Personally, I have always been interested in medicine. I received a BS degree in Biochemistry from University of California in 1981 (Rhodes Scholar Nominee, Phi Beta Kappa) before going on the obtain advanced degrees in both Organic Chemistry and Engineering. I founded a company called Entech Instruments in 1989 which is now at the top of its field worldwide. We manufacture instruments that allow the analysis of trace chemicals in a number of gas phase matrices by GCMS (Gas Chromatography / Mass Spectrometry). Many of these trace chemicals are known to be toxic to humans, so this technology has been incorporated into both EPA and OSHA methods. Although I was premed before choosing a different course, I find myself making a full circle back towards medicine as our technology is starting to be used to analyze breath for the detection of endogenous chemicals that may indicate various disease states, such as lung cancer. I know that this doesn't make me an expert in GERD, but my engineering and design experience has taught me to perform systems analysis by looking at problems from all angles. The equation can become more complicated, but fewer assumptions have to be made.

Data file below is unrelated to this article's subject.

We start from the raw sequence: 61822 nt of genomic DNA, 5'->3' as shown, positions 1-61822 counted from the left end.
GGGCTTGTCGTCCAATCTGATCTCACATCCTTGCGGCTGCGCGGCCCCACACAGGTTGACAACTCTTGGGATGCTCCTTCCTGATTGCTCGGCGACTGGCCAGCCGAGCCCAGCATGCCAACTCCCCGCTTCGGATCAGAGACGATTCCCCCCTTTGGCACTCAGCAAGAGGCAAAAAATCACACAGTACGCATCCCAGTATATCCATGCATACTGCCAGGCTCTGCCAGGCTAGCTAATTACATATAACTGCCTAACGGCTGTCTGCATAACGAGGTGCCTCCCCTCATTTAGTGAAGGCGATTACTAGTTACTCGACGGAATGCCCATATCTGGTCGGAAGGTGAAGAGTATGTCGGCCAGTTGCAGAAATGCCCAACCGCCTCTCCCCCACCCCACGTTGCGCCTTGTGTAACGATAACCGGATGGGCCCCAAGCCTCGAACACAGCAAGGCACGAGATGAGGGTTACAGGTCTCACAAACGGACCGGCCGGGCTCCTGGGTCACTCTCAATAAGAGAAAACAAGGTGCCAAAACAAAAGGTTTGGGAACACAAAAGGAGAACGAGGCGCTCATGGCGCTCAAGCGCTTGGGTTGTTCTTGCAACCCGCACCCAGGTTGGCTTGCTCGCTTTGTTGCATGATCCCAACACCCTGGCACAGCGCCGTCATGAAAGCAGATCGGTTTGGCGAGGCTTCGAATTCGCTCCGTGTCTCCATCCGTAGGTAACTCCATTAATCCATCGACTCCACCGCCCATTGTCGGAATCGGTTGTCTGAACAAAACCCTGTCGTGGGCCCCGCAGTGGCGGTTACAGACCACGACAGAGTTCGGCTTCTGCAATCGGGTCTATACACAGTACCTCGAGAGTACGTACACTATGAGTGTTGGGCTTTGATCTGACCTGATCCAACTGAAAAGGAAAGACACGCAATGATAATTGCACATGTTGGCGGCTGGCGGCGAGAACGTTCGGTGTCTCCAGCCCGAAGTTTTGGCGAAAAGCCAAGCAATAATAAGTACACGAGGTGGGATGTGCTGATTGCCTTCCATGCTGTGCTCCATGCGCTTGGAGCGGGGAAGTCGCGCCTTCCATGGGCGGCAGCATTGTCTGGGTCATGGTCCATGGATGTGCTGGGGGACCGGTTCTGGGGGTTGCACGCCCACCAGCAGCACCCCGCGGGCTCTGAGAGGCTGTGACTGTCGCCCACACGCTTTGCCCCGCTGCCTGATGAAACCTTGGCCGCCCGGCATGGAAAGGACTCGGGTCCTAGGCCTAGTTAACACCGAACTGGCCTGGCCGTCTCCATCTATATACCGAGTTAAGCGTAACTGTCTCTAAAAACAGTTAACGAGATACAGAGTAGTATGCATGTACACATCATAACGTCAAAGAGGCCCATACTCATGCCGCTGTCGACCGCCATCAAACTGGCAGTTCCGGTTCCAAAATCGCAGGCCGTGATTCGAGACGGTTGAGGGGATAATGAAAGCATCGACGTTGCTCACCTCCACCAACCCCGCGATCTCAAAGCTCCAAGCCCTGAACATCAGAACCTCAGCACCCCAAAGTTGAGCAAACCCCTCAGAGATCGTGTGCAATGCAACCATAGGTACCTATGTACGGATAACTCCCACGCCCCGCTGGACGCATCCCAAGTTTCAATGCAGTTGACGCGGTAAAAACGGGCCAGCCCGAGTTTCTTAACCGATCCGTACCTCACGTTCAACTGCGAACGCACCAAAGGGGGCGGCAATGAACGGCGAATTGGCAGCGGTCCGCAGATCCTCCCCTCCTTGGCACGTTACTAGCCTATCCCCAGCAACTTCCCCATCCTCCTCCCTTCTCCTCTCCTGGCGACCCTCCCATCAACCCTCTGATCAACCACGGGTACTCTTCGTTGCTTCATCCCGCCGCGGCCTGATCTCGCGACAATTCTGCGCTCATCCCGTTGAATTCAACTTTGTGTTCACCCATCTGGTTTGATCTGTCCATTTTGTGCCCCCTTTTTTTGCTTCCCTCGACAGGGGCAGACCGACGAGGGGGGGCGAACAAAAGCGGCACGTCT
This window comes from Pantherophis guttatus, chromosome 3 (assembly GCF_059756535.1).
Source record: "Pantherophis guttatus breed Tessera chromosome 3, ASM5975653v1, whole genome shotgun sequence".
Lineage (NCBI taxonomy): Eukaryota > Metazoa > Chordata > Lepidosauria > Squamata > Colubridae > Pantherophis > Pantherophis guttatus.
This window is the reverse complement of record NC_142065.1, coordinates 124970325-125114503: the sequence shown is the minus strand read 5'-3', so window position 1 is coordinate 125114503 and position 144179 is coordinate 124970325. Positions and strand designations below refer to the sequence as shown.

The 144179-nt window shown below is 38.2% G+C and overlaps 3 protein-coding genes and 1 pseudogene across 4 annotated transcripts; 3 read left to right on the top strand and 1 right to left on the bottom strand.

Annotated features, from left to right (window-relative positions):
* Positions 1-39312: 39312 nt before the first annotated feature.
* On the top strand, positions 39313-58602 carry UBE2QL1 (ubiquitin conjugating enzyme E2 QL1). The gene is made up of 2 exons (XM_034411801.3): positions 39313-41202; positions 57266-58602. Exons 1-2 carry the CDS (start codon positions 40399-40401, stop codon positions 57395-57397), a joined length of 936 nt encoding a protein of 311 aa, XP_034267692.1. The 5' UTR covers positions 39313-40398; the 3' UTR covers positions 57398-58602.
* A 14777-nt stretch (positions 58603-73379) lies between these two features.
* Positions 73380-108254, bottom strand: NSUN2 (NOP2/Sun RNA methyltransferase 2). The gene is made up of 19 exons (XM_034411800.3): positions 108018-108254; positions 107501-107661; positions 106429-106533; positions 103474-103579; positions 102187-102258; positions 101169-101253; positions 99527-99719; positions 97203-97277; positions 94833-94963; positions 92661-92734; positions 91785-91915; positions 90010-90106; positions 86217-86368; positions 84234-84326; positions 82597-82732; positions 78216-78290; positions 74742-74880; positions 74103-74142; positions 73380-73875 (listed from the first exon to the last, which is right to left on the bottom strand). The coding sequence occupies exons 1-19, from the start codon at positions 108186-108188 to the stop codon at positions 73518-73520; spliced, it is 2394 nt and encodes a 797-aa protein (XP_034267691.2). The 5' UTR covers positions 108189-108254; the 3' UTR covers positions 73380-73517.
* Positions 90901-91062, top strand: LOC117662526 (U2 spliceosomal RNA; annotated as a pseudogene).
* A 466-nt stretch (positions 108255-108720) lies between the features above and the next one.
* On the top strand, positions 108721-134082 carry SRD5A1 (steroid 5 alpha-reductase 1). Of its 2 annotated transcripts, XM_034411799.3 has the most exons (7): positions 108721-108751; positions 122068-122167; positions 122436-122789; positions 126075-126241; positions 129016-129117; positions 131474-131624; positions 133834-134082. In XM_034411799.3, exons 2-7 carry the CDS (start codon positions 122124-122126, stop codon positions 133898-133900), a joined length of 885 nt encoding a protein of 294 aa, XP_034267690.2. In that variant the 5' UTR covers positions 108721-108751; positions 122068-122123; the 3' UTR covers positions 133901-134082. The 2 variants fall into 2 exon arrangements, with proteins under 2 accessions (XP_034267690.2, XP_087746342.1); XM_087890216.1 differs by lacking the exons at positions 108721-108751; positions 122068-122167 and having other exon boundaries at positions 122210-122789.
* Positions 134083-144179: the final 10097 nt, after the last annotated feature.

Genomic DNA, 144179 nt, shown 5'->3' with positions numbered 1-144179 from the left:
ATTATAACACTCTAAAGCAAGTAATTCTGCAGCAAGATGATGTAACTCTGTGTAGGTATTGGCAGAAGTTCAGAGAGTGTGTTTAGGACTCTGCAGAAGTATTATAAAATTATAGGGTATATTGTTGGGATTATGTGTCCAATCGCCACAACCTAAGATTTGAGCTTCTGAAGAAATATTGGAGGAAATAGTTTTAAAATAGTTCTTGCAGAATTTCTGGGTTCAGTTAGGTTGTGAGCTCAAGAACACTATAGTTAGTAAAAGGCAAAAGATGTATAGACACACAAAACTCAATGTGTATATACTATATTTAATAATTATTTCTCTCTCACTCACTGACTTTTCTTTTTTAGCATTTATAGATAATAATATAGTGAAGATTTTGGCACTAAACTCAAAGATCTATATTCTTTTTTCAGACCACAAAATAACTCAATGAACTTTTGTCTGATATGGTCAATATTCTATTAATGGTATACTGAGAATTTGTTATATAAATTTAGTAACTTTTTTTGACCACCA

Best of luck with the new section of your web site. The more information we share, that faster we are going to arrive at a more complete theory that makes sense.

Best regards,

Dan Cardin
Entech Instruments, Inc.

Thanks for the update. I actually have an update on my condition. This may be a good addition to your site.

After going to my 3rd Chiropractor, I was finally diagnosed as having an unusually straight spine. I later found out that sleeping on one's stomach with the head and shoulders elevated through the use of even a standard pillow can cause spine straightening to occur over time. Without a proper curvature of the spine throughout the thoracic region, nerve root compression can become more common, resulting in the improper functioning of the LES and digestive tract in general through compression occurring in the T1-T6 region. I found that my GERD symptoms completely went away within 4-5 weeks of sleeping on my back by using a rolled up towel placed under my neck and lower back, allowing much of the curvature to be restored to my thoracic region. During the first few weeks, I often awoke with some temporary soreness in my back, which I found to be comforting as I knew that the ligaments and tendons were starting to stretch to produce the proper curvature. This soreness did not persist at all after getting out of bed, and some nights I would remove the towels and sleep the rest of the night on my side if there was too much discomfort. Now I am in a maintenance mode, and I make sure that I give my lumbar region a lot of support when sitting at my office or in my car.